Syrian army uses chemical weapons on rebels and civilians, eliciting a missile attack from the US


Image by Anas Salloum via Wikipedia

A recent air strike by the Syrian military on April 4 has stirred up worldwide controversy for its implications on the current situation of the Syrian civil war and the United States’ involvement in the conflict.

The Syrian military dropped what were suspected to be chemical bombs early in the morning on the town of Khan Sheikhoun in northwestern Syria, an area under rebel control. Though the use of chemical weapons was denied by the Syrian government, the yellow gas released had severe physical effects on those exposed, including shortness of breath and asphyxiation, and at least 89 people died. 541 others were injured, and some of those treating or coming into contact with the victims faced adverse symptoms, as well. The hospitals and emergency rooms of the country have filled up and are running short on medication.

According to the World Health Organization, “The likelihood of exposure to a chemical attack is amplified by an apparent lack of external injuries reported in cases showing a rapid onset of similar symptoms.”

Even thousands of miles away in the U.S., there has been scrutiny of these actions.

“I think [these chemical attacks] are awful,” Spanish teacher Amy Kieffer said. “I cannot understand how human beings can attack one another in such a brutal manner.”

Others agree on the lack of morality found in using these weapons.

“I just think it’s a cruel way of going about things,” junior BreeAnna Duell said. “It makes me really sad thinking about all the lives that were lost, and I wish that it didn’t happen.”

This use of chemical warfare is not the first the world has seen from Syria. The Syrian government has been under fire before for the use of chemical warfare, with another notable attack on the town of Ghouta in 2013.

Following the attack, several larger nations, including the U.S., called for the United Nations Security Council to make a resolution condemning the attack and containing other regulatory measures. Additionally, they urged Russia to assert control over its ally and help denounce the action.

However, President Donald Trump took further and more direct action in the situation. Trump launched a military strike on the Shayrat air base, the air field from which the earlier chemical attack was believed to have been launched, sending a barrage of 59 Tomahawk Cruise missiles and killing six people. This decision marks one of the first direct U.S. action taken in the Syrian Civil War.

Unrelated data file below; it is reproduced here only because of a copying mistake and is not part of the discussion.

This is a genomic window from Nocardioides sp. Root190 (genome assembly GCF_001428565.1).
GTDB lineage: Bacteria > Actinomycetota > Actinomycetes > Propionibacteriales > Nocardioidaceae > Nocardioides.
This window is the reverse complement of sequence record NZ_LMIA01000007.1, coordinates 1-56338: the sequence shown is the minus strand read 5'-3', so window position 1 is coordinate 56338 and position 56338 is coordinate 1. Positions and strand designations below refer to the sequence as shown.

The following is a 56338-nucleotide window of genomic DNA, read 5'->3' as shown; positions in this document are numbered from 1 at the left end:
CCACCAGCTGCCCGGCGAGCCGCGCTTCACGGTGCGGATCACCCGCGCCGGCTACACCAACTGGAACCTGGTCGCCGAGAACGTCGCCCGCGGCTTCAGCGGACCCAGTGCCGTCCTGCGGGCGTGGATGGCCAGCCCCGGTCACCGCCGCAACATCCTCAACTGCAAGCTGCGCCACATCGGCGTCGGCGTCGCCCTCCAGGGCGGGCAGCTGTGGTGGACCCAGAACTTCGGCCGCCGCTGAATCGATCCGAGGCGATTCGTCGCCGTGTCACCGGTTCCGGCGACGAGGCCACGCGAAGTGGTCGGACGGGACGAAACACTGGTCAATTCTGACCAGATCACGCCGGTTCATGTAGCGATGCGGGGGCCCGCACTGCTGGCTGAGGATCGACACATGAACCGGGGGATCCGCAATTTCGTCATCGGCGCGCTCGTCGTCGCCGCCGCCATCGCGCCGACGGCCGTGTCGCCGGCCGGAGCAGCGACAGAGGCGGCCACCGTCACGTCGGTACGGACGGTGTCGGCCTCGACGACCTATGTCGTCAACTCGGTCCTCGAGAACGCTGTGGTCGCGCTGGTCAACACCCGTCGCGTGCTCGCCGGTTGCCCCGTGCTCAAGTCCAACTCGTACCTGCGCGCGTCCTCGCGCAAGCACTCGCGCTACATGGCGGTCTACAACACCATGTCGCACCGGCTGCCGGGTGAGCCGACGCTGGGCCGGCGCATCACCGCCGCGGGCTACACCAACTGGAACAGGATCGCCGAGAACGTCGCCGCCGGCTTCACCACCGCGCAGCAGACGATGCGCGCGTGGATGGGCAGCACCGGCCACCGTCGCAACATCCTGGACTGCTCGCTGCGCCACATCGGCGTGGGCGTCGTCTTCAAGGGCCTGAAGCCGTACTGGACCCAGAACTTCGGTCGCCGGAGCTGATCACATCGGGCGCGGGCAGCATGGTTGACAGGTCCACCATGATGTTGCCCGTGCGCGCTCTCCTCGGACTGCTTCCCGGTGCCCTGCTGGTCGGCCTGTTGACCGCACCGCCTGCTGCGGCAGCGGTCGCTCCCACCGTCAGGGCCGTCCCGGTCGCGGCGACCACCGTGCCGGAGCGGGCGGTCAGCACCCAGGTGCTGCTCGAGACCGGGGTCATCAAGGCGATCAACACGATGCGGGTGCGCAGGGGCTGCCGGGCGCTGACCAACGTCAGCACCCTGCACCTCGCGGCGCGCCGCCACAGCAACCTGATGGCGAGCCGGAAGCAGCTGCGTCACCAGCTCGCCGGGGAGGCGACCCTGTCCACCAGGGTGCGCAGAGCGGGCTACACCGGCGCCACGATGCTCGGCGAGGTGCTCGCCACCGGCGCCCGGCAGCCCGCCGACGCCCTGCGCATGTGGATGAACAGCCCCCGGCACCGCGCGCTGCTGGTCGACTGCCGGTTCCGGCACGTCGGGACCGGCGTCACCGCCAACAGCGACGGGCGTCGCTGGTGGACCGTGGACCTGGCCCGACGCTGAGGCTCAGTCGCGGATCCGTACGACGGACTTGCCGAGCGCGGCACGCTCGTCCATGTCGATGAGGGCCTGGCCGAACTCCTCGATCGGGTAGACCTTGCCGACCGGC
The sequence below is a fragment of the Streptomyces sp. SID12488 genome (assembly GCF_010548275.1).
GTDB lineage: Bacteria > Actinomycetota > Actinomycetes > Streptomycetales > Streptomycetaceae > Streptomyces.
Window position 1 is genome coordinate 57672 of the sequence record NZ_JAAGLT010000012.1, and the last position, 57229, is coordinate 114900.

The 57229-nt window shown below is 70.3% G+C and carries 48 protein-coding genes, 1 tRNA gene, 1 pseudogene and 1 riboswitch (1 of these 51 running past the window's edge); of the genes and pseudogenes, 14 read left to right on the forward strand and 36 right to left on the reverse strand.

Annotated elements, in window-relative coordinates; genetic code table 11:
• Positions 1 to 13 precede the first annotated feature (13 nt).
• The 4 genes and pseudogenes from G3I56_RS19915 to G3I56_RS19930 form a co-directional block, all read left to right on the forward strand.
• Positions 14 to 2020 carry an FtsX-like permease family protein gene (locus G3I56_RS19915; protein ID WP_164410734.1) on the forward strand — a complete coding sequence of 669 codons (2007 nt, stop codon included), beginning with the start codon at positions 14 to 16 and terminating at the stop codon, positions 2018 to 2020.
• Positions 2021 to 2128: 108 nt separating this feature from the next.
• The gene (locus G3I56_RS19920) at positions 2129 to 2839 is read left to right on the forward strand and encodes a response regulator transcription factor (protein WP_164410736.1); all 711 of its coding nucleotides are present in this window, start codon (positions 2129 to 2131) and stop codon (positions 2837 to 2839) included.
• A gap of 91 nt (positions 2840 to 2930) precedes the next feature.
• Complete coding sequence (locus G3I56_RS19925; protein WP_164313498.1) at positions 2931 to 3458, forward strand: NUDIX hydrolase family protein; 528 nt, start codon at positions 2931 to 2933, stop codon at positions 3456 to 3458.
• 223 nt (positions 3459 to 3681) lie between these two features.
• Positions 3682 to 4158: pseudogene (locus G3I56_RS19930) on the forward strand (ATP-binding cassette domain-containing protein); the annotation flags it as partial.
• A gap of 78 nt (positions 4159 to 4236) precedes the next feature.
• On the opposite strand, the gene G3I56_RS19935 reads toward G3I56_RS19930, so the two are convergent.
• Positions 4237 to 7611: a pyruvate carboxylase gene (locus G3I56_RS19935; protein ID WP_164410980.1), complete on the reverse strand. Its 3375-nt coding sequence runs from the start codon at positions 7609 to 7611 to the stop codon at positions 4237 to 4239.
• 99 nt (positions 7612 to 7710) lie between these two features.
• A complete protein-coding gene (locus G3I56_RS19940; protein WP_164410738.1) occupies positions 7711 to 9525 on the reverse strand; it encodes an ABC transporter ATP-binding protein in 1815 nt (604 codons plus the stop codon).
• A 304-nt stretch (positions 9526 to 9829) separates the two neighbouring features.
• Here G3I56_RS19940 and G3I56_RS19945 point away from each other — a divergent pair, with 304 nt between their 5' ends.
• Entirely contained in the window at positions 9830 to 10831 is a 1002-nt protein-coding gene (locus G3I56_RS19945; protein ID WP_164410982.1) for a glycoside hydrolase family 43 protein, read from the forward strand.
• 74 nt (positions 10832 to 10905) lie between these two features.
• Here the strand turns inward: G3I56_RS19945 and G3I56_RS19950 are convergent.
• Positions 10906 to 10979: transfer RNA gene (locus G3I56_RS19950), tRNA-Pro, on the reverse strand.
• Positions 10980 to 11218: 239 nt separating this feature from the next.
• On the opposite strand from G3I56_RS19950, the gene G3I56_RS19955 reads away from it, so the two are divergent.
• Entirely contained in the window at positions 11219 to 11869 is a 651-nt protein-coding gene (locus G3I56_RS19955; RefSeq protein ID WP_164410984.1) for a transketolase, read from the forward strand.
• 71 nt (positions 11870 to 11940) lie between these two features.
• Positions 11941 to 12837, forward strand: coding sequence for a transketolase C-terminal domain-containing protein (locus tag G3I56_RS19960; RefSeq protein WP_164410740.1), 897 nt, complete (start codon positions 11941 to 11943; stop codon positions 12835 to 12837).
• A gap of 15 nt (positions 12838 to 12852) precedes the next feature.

Although taking the actions above, Trump was against attacking Syria in 2013.

In Sept. 2013, Trump tweeted out the following message: “President Obama, do not attack Syria. There is no upside and tremendous downside. Save your ‘powder’ for another (and more important) day!”

Possibly in response to the coming of this aforementioned “more important day,” Trump explained the decision and his changed stance on the issue to reporters on Thursday night at Mar-a-Lago in Palm Beach, Florida.

“It is in this vital national security interest of the United States to prevent and deter the spread and use of deadly chemical weapons,” Trump said to reporters.

He continued on to explain the threat his regime thought the attack was forewarning, citing the safety of other countries as well as Syria itself.

“Years of previous attempts at changing [Syrian President Bashar al-Assad’s] behavior have all failed and failed very dramatically,” Trump said. “As a result, the refugee crisis continues to deepen and the region continues to destabilize, threatening the United States and its allies. Tonight, I call on all civilized nations to join us in seeking to end the slaughter and bloodshed in Syria and also to end terrorism of all kinds and all types.”

The U.S.’s actions have seemingly brought up many different opinions amongst citizens, as well.

“I agree with the attack,” Kieffer said. “I hope it sent a strong message to Syria that the world is watching, and within the U.S., our leader is not going to let your actions slide by unnoticed.”

However, others took on a more critical view.

“I feel like there could have been other ways to resolve this problem other than bombing [and] having lives lost,” Duell said.

Many also see the potential threat this poses on U.S. security with regards to Russia, whose position as a Syrian ally causes tension.

“[The U.S. attack] could cause some lasting strife between our two nations as the Russian airforce was thought to be housed on this base and were given advanced warnings of the attack, but they claim they had no knowledge that the attack was carried out from planes at the base,” Kieffer said. “One way or another, there will be ramifications.”